Your Memory Is A Monster

Completely anonymous, letting the guilty live free and the interested live happily.

An excerpt from an untitled essay-in-progress July 16, 2010

My sister, my cousins, Ann’s husband, and Jake all come back to the great-aunt’s house where my parents and sister and I are staying. They’ve brought fireworks.
Ann, Morgan and I stand back, sipping wine.
“This looks pretty damn dangerous,” I say as Jason and Ann’s husband Jack go out onto the dirt road and set down the tube to shoot mortar shells out of. I was most concerned with getting good pictures, with listening to Ann give my sister advice about camping in Yellowstone, and with making sure Jake and Jason didn’t throw the ground-skating spinner fireworks too close to our feet. The explosions, kicking up dirt by our feet, or up in the air above the corn fields, were a loud, bright signal that this trip was worth it, that the July 4th holiday tomorrow would be exciting, that my cousins, despite their states-away distance and occasional Midwest mindset, were more important to me than I’d let myself realize. I saw in those flashing lights a brief glimpse of what it would be like if we managed to grow up without the petty jealousy and who-has-better-achieving-children bullshit that we had watched unfold earlier that night. In that moment, we didn’t really care who among us had higher paying jobs, were married or dating someone, was living in a downtown loft or a shitty carriage house, was a teacher or librarian, handyman or gun salesman. We laughed at the same jokes, and we believed mostly good things about one another. And though they threw them nearer and nearer, none of us would ever come close to wanting to light another’s foot on fire.

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Break. December 21, 2008

When I was a student, summer and winter breaks were great. I spent a week at home with my folks and the rest of the time at my house, with my friends, doing what college and grad students do. Mostly drinking, smoking cigarettes, playing cards while drinking and, on one occasion, convincing my friends not jump from rooftops to cure their boredom.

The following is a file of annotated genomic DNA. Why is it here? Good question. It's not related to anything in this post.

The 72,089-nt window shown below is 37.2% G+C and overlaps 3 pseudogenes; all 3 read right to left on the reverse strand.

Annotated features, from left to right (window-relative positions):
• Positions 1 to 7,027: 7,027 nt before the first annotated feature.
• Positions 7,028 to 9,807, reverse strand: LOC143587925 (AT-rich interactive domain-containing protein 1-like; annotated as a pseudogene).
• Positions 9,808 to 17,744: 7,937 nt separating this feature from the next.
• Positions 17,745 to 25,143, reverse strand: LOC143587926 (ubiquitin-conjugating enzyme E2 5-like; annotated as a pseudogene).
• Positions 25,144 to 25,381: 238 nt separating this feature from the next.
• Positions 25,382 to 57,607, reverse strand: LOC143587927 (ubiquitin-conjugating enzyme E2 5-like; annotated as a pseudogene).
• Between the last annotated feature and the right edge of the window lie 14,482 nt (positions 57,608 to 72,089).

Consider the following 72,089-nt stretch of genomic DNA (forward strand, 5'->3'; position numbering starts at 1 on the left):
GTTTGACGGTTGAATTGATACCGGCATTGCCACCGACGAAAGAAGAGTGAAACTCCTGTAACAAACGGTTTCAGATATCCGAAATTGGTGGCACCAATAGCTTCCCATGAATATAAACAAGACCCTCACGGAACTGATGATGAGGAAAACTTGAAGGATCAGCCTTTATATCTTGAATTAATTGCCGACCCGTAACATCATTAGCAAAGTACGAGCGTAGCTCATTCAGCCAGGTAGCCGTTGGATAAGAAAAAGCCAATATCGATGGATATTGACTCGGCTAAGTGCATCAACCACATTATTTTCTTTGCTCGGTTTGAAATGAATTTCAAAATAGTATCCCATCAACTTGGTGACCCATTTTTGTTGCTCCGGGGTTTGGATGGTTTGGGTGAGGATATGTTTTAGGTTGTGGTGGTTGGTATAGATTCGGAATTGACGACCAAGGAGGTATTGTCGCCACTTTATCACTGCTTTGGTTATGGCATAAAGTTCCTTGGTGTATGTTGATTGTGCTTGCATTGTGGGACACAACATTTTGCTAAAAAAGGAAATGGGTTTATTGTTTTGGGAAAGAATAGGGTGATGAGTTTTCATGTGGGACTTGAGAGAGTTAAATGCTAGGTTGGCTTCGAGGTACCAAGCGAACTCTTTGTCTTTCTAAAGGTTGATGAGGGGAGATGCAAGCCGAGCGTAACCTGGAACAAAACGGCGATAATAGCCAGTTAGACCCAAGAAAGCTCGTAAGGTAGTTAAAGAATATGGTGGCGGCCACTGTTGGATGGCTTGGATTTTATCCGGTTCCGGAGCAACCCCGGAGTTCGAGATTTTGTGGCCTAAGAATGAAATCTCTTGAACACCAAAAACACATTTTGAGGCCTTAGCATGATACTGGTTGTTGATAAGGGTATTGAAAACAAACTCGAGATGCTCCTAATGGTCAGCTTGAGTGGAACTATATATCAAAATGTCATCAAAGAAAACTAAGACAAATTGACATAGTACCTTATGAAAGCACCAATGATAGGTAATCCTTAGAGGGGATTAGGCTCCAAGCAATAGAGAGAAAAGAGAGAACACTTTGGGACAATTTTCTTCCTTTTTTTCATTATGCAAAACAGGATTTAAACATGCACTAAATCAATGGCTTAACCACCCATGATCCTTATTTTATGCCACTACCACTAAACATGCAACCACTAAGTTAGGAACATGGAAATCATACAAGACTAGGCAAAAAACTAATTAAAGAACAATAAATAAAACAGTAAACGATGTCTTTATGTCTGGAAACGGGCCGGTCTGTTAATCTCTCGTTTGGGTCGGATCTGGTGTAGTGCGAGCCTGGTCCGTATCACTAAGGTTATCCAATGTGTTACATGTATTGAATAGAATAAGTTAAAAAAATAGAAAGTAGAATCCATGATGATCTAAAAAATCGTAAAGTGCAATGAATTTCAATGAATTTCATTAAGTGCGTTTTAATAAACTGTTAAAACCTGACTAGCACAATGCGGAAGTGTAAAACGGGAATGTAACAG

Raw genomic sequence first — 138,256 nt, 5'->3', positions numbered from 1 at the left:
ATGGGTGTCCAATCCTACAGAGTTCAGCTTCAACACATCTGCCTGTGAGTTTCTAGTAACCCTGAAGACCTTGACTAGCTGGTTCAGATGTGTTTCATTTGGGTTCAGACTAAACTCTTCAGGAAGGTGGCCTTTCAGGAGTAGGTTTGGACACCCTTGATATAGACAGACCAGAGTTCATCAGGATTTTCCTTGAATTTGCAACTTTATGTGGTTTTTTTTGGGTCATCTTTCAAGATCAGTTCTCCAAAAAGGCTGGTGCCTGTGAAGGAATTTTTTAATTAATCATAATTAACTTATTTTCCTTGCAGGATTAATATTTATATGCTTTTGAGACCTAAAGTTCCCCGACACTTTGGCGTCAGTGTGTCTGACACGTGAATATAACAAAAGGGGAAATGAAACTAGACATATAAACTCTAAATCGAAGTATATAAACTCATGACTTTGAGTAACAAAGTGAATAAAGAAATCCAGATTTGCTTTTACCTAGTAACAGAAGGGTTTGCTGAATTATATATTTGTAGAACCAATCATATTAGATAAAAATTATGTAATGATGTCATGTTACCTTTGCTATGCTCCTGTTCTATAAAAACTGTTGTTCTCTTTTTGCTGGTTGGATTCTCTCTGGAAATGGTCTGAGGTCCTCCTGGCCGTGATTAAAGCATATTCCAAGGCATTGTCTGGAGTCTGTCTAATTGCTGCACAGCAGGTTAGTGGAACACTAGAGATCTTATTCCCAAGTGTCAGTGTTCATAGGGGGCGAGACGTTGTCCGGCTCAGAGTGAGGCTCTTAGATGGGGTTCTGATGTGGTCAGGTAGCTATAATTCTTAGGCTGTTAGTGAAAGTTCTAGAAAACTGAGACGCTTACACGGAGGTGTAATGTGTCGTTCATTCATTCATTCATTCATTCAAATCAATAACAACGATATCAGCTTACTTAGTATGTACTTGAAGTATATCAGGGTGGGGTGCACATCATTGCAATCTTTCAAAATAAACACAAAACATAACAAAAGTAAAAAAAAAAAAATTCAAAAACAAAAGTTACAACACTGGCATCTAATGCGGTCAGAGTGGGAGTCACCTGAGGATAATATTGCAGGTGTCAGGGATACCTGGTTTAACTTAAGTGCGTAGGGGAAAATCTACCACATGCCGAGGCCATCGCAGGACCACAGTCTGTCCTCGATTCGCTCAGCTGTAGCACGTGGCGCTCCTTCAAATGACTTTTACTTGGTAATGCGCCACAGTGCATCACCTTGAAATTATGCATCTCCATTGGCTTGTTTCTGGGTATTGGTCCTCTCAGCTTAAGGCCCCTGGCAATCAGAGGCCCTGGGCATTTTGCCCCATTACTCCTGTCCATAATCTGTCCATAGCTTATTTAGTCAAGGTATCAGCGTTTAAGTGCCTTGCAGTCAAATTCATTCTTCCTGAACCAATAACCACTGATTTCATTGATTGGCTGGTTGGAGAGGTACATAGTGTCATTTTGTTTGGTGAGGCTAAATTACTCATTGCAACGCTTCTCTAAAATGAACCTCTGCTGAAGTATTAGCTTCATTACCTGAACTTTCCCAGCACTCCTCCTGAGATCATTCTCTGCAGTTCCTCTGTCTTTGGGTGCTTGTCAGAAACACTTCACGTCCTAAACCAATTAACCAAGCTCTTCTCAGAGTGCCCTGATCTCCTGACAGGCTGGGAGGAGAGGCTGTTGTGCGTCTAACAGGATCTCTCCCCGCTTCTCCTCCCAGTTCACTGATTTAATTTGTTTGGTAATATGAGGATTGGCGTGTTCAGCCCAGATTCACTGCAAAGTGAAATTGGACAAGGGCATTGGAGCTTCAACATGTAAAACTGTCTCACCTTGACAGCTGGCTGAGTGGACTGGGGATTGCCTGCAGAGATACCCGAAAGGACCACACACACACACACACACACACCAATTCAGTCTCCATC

So what if, now that I am at least a partial grown-up, I don’t want to spend the entire time drinking? What if I want to watch good movies and read good books and spend time writing and creating things. What if I want to do all of the things I wished I had time for when I was teaching/grading, but never get around to?

My students’ papers needing to be graded always supersedes my desire to read a great book or write something I’ve had on my mind.

So here I am. The break I have been dreaming of for months. I have the pile of great books, the list of essay ideas.

So here’s the list of things I’ve done so far on my break:

1. Read three of the four Twilight books.

2. Made a photo collage for our family Christmas card.

3. Baked cookies.

4. Drank some beers. But it doesn’t count when I’m in my parents’ house. That’s not like partying. At least not a good kind.

5. Watched at least four episodes of NCIS.

6. Watched a Christmas movie on the Hallmark channel.

7. Ordered useless shit on Amazon.

9. Made a Best of 2008 set of Mix CDs.

I am bored. But, simultaneously, want to do nothing that requires an abundance of upper-level thinking. Because my brain already knows what is coming next semester.

 

A blog for real-life grown ups. September 23, 2008

I am an adult. This means that I deal with my feelings instead of hide from them. This means that I make jokes that aren’t cool but am alright with that.

This means that I take people seriously when they talk about their feelings. because that’s what I want from my friends.